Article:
Farmworker Justice recently reported on several farmworker-related bills and court decisions, including a favorable ruling in their case from the Eastern District of California, which stipulated that DOL must order employers to compensate farmworkers who were paid unlawfully low wages.  FJ also announced that Representative Grijalva (D-AZ) and 54 cosponsors reintroduced the Fairness for Farm Workers Act (H.R. 3194) on May 13th, which would remedy the inequities of the Fair Labor Standards Act (1938) as they relate to farmworkers.  Furthermore, Washington state passed a new law granting overtime to their state’s farmworkers, and USDOL withdrew the Trump-era independent contractor rule.

Unfortunately, the Supreme Court issued a 6-3 decision on June 23rd that severely curtails farmworkers’ ability to engage with a union and exercise their collective bargaining rights. According to the New York Times, this is “the latest blow to unions from a court that has issued several decisions limiting the power of organized labor.”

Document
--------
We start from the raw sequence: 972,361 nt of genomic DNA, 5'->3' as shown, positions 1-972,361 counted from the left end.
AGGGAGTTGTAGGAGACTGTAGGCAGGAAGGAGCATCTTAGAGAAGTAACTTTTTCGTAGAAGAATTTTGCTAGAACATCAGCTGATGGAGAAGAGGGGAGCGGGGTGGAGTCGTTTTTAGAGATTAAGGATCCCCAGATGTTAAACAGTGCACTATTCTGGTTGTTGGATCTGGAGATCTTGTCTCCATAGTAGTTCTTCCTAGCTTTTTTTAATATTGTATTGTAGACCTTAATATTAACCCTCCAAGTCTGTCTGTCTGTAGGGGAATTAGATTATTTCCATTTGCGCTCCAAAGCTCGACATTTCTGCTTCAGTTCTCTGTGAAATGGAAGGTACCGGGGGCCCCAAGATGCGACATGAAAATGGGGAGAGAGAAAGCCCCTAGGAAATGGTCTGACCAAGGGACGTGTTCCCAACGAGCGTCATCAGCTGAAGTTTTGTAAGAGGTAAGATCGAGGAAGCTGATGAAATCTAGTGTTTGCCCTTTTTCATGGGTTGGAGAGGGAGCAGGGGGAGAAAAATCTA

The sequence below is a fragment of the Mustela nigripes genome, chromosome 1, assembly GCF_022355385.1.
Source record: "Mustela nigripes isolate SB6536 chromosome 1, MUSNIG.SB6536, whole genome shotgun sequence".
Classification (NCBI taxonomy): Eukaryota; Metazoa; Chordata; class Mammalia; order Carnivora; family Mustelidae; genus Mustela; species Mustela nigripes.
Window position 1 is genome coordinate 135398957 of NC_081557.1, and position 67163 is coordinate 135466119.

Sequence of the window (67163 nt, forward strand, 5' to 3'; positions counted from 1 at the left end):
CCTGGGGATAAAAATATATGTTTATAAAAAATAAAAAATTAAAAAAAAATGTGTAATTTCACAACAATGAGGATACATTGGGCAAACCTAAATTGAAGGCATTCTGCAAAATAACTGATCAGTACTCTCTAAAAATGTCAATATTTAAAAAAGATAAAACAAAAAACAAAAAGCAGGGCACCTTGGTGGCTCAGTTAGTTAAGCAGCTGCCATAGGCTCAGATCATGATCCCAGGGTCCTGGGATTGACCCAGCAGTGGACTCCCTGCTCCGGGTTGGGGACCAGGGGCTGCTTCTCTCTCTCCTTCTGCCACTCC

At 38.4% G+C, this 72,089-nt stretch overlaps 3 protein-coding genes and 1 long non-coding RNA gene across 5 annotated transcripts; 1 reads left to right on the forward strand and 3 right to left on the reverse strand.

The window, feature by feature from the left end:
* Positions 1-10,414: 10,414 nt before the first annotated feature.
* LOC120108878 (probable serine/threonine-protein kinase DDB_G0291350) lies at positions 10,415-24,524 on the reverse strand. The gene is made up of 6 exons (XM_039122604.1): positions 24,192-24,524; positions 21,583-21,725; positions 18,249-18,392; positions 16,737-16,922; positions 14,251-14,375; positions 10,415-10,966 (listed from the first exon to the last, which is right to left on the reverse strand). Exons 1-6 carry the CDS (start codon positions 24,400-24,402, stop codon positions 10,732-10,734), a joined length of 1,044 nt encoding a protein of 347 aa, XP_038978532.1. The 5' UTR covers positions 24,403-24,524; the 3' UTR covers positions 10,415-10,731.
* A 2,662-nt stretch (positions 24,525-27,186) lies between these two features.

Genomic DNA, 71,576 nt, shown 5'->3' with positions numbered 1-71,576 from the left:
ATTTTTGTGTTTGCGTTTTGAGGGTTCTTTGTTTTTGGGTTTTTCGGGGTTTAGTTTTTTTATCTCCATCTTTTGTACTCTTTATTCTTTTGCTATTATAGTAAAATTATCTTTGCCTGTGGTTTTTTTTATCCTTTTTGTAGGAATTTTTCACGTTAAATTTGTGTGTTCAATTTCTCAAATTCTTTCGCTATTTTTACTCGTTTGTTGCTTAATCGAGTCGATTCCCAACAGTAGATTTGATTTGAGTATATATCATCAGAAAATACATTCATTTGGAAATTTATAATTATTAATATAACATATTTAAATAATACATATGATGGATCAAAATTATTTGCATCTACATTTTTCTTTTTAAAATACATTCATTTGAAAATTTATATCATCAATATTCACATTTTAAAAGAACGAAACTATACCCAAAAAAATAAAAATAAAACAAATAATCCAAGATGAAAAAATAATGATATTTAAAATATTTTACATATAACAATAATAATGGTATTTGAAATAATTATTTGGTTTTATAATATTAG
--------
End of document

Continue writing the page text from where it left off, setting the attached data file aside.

To read more, visit FJ’s website.

What We’re Reading

Latest Hardship Data Show Continuing Racial Disparities

Center on Budget and Policy Priorities
June 21, 2021

 
20 million people reported food insufficiency in their household in the last seven days, 10.5 million adults reported fallbacks on rent, and 63 million people reported difficulty covering usual household expenses.  While millions of people are out of work and struggling to afford food and rent, long-standing racial inequities remain large, reflecting the pandemic’s harsh impact on families of color.  Despite the aid that federal policymakers have provided, hardship remains well above pre-pandemic levels, especially for families of color.  This evidence highlights why policymakers need to craft recovery legislation that supports a more equitable recovery that closes large, long-standing disparities.